Nearly four years ago, for my first Christmas as a Pazdziora, my gentle and sweet new mother-in-law gave me this book ------->
Honestly, I was intimidated. If I’d known much about the Schaeffers at that point, I’d have been even more so. But what caught my heart in my throat – which you may foresee if you’ve ever been a trembling new daughter-in-law – was this word: Homemaking. Of course, I’ve long since realized that my husband’s dear mum wasn’t trying to give me any clues about the disorderliness of my home. (Please take a moment to quell any mental images of the meddling Marie Barone and, once successful, proceed.) In fact, she’s always been graciously complimentary regarding my interior décor and use of space (which I’ve not yet had much of to use). Thankfully, though, she’s never seen the cleanliness level in its normal state!
Anyway, once I finally stopped hyperventilating over this title a few
years months later, I lifted the cover and was introduced to a beautiful, brand new world of home life at its fullest and – to my surprise – a delightful book joyfully in keeping with its title. Rather than pointers on keeping the dust-bunnies out from under your bed (those little rascals!) or the kitchen floor woefully shiny, it is full of gloriously practical and practically glorious ideas you can use to bring art – all forms of it! – into your home, whether you are a full-time or only part-time homemaker. Everything from painting to music-making to gardening to dramatizing to sculpting to designing to nature-walking to sewing to writing to dancing to cooking to … well, you get the point. I haven’t yet implemented many of these ideas, but I’ve recently come to value them even more as I dream of the peaceful but lively home I hope to make of my own dwelling, especially when I have young’uns running around in need of energy outlets.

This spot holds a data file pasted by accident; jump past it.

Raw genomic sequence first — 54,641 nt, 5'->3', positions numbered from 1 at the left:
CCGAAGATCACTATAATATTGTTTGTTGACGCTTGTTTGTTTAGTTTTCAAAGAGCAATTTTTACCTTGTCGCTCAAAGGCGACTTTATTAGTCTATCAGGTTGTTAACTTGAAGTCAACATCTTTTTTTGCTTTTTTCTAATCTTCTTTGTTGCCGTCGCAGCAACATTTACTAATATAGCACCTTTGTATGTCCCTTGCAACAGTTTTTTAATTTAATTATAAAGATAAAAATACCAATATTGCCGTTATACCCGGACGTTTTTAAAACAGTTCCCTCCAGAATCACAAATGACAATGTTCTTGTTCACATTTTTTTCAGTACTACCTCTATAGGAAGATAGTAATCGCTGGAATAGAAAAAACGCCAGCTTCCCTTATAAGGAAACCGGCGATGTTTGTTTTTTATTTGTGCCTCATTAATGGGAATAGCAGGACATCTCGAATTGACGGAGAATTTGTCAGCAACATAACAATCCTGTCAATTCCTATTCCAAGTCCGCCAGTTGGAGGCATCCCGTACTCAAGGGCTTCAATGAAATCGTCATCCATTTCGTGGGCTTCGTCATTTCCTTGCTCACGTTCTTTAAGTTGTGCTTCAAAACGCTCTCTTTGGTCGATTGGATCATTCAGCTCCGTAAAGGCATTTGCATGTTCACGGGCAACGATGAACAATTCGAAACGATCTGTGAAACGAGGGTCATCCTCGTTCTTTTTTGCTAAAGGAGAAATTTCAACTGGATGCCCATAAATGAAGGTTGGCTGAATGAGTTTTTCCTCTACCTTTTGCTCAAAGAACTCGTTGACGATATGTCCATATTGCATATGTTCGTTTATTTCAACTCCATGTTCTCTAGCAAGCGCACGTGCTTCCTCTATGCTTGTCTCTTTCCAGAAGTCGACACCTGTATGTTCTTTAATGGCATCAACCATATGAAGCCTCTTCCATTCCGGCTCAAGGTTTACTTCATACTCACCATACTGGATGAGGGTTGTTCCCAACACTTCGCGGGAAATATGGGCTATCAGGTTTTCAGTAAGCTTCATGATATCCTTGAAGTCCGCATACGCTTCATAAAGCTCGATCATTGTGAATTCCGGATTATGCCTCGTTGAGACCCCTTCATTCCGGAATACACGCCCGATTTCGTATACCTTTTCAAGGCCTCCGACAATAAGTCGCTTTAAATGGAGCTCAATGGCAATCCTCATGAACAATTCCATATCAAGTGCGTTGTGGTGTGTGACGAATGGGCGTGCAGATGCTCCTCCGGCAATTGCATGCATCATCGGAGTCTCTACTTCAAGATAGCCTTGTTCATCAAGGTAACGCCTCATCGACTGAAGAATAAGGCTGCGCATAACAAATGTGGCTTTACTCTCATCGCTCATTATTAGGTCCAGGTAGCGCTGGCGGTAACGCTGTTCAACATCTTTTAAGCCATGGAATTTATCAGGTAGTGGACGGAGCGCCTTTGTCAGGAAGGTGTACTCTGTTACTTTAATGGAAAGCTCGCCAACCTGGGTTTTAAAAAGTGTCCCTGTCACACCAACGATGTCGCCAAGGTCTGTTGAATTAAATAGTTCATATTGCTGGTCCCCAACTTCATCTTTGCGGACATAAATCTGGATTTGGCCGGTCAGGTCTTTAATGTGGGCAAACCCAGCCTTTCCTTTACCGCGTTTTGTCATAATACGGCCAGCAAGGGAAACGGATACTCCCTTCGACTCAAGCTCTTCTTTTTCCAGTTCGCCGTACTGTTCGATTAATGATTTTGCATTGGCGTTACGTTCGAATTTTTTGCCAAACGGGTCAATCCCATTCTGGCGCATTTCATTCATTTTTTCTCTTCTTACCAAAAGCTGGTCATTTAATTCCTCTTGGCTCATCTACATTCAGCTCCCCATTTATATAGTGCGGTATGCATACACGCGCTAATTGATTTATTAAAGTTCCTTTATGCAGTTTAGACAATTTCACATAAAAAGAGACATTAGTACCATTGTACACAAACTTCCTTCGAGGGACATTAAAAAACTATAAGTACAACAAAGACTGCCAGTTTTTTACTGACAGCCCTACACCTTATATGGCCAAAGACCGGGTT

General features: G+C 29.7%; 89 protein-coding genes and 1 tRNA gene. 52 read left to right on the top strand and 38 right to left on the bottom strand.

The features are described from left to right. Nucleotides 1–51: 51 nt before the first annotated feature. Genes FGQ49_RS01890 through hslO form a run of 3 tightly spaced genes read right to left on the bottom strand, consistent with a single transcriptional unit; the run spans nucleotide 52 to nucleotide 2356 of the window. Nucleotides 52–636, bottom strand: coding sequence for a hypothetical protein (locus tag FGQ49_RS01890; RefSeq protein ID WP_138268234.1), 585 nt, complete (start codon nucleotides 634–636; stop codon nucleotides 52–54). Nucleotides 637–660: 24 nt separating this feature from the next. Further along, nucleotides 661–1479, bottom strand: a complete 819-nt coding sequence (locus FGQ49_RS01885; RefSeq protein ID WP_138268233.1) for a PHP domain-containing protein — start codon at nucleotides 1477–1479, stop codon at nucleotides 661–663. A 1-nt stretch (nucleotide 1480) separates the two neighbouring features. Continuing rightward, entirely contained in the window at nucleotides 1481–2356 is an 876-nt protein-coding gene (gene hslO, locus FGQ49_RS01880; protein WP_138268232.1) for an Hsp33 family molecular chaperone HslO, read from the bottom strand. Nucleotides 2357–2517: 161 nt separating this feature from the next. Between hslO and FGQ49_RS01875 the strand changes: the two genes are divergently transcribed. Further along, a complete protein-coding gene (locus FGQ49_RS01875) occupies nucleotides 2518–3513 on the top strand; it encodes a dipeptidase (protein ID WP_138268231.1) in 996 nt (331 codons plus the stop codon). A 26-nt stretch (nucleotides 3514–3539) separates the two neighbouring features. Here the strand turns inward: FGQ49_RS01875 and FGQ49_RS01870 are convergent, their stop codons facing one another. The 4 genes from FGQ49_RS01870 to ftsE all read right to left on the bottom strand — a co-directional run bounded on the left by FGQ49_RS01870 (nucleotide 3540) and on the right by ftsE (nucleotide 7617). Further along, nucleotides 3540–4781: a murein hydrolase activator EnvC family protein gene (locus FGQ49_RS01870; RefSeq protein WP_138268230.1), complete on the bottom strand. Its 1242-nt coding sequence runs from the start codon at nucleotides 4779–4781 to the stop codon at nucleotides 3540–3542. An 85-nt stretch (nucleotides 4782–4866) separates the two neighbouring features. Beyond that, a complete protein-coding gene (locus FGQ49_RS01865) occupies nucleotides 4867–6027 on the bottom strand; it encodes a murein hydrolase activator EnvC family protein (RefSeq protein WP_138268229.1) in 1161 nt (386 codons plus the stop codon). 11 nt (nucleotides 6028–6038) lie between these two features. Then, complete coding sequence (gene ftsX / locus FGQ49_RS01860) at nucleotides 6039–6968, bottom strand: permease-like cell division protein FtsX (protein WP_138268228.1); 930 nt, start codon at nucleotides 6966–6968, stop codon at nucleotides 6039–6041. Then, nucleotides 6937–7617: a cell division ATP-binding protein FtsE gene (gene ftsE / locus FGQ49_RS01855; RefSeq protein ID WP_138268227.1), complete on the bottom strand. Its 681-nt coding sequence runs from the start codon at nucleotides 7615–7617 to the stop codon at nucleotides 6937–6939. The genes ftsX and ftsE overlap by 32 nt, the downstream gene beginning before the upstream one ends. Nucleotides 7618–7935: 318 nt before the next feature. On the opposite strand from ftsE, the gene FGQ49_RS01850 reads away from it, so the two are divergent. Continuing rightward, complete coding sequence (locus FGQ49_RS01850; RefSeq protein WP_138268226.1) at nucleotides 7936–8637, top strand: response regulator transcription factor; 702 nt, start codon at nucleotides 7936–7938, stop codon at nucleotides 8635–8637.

But even without a house overflowing with children, I’ve loved this book so much simply for Edith Schaeffer’s perspective on Christianity and the arts. She insists that Christians should not only appreciate the arts (which, sadly, some communities of believers reject) but should be active artists ourselves. She writes:
“A Christian, above all people, should live artistically, aesthetically, and creatively. We are supposed to be representing the Creator who is there, and whom we acknowledge to be there. It is true that all men are created in the image of God, but Christians are supposed to be conscious of that fact, and being conscious of it should recognize the importance of living artistically, aesthetically, and creatively, as creative creatures of the Creator. If we have been created in the image of an Artist, then we should look for expressions of artistry, and be sensitive to beauty, responsive to what has been created for our appreciation.”1
I love these words. Having been made in God’s creative image, we are inherently creative. This doesn’t of course mean that I am destined to, with a little practice, become the next Michelangelo or that I should praise myself as being a better tap-dancer than I actually am. What it does mean is that I should recognize the creativity I have been endowed with and tap into art that I may have distanced myself from out of fear. I think it also means that every Christian dwelling, whether a single-family home, a newlywed apartment or a bachelor pad, should be a place where art is appreciated, discussed and fostered.
So, next time you’re looking for something to read that will encourage the artist within and will help you reflect on the role of art in your home and faith, pick up this book!
As a former student majoring in “Religion and the Arts” at Belmont University (where I began my collegiate endeavors), this topic holds a lot of interest for me, so I hope to explore and discuss it further in the future… maybe even in regular installments (like that tour of Ireland I started… yeah, I kept that up pretty well, didn't I…). First, though, I’d love to hear feedback about what part the arts have played in your faith – whether Christian or not – and if / how has it shown up in your home life.
Schaeffer, Edith. The Hidden Art of Homemaking: Page 32.